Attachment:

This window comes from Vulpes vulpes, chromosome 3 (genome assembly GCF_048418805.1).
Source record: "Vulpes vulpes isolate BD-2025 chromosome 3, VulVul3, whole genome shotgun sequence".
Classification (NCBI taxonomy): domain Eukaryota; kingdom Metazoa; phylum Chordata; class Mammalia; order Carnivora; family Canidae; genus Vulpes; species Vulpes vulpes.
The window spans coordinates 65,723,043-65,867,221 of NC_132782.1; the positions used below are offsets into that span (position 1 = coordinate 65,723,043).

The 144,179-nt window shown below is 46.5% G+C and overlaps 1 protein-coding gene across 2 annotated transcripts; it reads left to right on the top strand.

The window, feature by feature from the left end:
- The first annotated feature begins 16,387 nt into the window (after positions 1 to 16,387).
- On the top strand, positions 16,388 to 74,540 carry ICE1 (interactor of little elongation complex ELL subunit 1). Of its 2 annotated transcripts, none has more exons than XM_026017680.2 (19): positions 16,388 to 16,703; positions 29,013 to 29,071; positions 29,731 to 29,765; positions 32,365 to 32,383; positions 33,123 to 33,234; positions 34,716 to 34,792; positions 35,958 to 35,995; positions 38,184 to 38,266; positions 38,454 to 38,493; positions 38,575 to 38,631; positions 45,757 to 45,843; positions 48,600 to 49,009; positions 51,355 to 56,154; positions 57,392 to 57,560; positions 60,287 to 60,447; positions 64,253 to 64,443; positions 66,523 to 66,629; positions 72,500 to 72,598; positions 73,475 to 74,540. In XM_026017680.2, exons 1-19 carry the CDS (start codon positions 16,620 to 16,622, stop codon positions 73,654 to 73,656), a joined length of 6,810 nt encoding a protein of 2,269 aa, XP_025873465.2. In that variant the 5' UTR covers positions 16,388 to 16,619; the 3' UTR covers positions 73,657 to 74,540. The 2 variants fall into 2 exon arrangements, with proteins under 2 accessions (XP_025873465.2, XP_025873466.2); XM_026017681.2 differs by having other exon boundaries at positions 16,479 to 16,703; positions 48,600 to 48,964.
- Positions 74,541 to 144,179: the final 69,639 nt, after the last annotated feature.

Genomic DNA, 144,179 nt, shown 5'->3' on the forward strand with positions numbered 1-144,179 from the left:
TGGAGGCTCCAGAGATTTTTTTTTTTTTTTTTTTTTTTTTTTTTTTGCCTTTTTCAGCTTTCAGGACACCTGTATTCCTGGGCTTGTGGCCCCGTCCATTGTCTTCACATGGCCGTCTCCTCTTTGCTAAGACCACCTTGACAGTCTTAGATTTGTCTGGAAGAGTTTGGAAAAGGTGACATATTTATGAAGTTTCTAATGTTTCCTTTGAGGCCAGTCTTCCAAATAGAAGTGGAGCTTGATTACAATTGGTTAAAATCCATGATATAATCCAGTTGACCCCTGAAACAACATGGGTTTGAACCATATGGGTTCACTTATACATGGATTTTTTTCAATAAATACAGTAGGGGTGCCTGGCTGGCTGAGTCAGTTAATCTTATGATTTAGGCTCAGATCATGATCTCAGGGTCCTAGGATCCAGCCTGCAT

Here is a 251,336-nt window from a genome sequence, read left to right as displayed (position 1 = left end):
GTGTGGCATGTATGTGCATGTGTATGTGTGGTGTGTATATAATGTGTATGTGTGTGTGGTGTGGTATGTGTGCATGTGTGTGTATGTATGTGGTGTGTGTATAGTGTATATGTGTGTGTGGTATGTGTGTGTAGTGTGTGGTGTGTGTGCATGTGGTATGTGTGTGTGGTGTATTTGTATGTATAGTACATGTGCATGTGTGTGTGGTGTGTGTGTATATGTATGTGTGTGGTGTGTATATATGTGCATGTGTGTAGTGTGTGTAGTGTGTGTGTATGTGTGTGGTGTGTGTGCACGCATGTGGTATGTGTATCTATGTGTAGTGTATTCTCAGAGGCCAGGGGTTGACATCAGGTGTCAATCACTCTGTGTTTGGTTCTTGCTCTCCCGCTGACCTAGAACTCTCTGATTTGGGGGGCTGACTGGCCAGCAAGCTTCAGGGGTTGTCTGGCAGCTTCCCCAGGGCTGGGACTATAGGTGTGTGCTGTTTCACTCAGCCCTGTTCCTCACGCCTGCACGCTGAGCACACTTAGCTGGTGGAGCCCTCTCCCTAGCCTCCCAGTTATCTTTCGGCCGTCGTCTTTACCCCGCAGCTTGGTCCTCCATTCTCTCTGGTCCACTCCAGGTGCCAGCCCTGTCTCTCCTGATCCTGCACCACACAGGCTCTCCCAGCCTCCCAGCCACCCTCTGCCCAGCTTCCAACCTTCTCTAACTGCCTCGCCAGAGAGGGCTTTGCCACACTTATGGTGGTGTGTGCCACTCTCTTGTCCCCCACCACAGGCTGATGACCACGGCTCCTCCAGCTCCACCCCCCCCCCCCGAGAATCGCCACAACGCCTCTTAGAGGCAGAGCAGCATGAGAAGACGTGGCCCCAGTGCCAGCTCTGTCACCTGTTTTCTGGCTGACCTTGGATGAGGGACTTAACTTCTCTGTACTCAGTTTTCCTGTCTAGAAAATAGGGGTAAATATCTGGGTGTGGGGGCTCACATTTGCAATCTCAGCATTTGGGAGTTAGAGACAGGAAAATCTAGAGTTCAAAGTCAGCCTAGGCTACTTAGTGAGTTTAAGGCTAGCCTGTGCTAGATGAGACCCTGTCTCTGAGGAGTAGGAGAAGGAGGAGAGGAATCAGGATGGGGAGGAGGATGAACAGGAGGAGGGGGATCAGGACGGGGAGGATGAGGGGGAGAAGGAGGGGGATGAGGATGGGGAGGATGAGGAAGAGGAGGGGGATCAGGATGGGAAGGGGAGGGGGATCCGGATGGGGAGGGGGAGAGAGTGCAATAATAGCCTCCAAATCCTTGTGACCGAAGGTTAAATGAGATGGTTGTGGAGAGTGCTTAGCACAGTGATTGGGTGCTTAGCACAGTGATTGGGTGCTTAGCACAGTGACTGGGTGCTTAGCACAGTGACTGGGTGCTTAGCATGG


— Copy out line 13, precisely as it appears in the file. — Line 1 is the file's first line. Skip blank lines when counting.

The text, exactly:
GTGTGGCATGTATGTGCATGTGTATGTGTGGTGTGTATATAATGTGTATGTGTGTGTGGTGTGGTATGTGTGCATGTGTGTGTATGTATGTGGTGTGTGTATAGTGTATATGTGTGTGTGGTATGTGTGTGTAGTGTGTGGTGTGTGTGCATGTGGTATGTGTGTGTGGTGTATTTGTATGTATAGTACATGTGCATGTGTGTGTGGTGTGTGTGTATATGTATGTGTGTGGTGTGTATATATGTGCATGTGTGTAGTGTGTGTAGTGTGTGTGTATGTGTGTGGTGTGTGTGCACGCATGTGGTATGTGTATCTATGTGTAGTGTATTCTCAGAGGCCAGGGGTTGACATCAGGTGTCAATCACTCTGTGTTTGGTTCTTGCTCTCCCGCTGACCTAGAACTCTCTGATTTGGGGGGCTGACTGGCCAGCAAGCTTCAGGGGTTGTCTGGCAGCTTCCCCAGGGCTGGGACTATAGGTGTGTGCTGTTTCACTCAGCCCTGTTCCTCACGCCTGCACGCTGAGCACACTTAGCTGGTGGAGCCCTCTCCCTAGCCTCCCAGTTATCTTTCGGCCGTCGTCTTTACCCCGCAGCTTGGTCCTCCATTCTCTCTGGTCCACTCCAGGTGCCAGCCCTGTCTCTCCTGATCCTGCACCACACAGGCTCTCCCAGCCTCCCAGCCACCCTCTGCCCAGCTTCCAACCTTCTCTAACTGCCTCGCCAGAGAGGGCTTTGCCACACTTATGGTGGTGTGTGCCACTCTCTTGTCCCCCACCACAGGCTGATGACCACGGCTCCTCCAGCTCCACCCCCCCCCCCCGAGAATCGCCACAACGCCTCTTAGAGGCAGAGCAGCATGAGAAGACGTGGCCCCAGTGCCAGCTCTGTCACCTGTTTTCTGGCTGACCTTGGATGAGGGACTTAACTTCTCTGTACTCAGTTTTCCTGTCTAGAAAATAGGGGTAAATATCTGGGTGTGGGGGCTCACATTTGCAATCTCAGCATTTGGGAGTTAGAGACAGGAAAATCTAGAGTTCAAAGTCAGCCTAGGCTACTTAGTGAGTTTAAGGCTAGCCTGTGCTAGATGAGACCCTGTCTCTGAGGAGTAGGAGAAGGAGGAGAGGAATCAGGATGGGGAGGAGGATGAACAGGAGGAGGGGGATCAGGACGGGGAGGATGAGGGGGAGAAGGAGGGGGATGAGGATGGGGAGGATGAGGAAGAGGAGGGGGATCAGGATGGGAAGGGGAGGGGGATCCGGATGGGGAGGGGGAGAGAGTGCAATAATAGCCTCCAAATCCTTGTGACCGAAGGTTAAATGAGATGGTTGTGGAGAGTGCTTAGCACAGTGATTGGGTGCTTAGCACAGTGATTGGGTGCTTAGCACAGTGACTGGGTGCTTAGCACAGTGACTGGGTGCTTAGCATGG